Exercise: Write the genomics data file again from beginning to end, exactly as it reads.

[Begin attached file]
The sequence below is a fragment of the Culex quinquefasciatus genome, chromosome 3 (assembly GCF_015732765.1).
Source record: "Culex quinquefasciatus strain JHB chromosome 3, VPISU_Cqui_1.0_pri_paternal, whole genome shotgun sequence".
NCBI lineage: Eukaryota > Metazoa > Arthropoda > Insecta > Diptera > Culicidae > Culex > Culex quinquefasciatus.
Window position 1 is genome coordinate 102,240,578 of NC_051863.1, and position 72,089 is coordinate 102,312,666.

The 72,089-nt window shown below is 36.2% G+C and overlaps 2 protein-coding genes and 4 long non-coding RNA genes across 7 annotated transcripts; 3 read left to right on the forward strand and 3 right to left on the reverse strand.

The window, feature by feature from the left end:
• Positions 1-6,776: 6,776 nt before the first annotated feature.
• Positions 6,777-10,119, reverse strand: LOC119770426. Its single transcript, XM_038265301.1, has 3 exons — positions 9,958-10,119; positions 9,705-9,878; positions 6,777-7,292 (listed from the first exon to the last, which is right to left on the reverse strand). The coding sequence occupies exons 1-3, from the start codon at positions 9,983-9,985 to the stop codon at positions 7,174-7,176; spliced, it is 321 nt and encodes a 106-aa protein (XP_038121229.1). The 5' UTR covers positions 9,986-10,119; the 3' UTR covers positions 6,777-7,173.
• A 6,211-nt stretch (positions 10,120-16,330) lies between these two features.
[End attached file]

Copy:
The sequence below is a fragment of the Culex quinquefasciatus genome, chromosome 3 (assembly GCF_015732765.1).
Source record: "Culex quinquefasciatus strain JHB chromosome 3, VPISU_Cqui_1.0_pri_paternal, whole genome shotgun sequence".
NCBI lineage: Eukaryota > Metazoa > Arthropoda > Insecta > Diptera > Culicidae > Culex > Culex quinquefasciatus.
Window position 1 is genome coordinate 102,240,578 of NC_051863.1, and position 72,089 is coordinate 102,312,666.

The 72,089-nt window shown below is 36.2% G+C and overlaps 2 protein-coding genes and 4 long non-coding RNA genes across 7 annotated transcripts; 3 read left to right on the forward strand and 3 right to left on the reverse strand.

The window, feature by feature from the left end:
• Positions 1-6,776: 6,776 nt before the first annotated feature.
• Positions 6,777-10,119, reverse strand: LOC119770426. Its single transcript, XM_038265301.1, has 3 exons — positions 9,958-10,119; positions 9,705-9,878; positions 6,777-7,292 (listed from the first exon to the last, which is right to left on the reverse strand). The coding sequence occupies exons 1-3, from the start codon at positions 9,983-9,985 to the stop codon at positions 7,174-7,176; spliced, it is 321 nt and encodes a 106-aa protein (XP_038121229.1). The 5' UTR covers positions 9,986-10,119; the 3' UTR covers positions 6,777-7,173.
• A 6,211-nt stretch (positions 10,120-16,330) lies between these two features.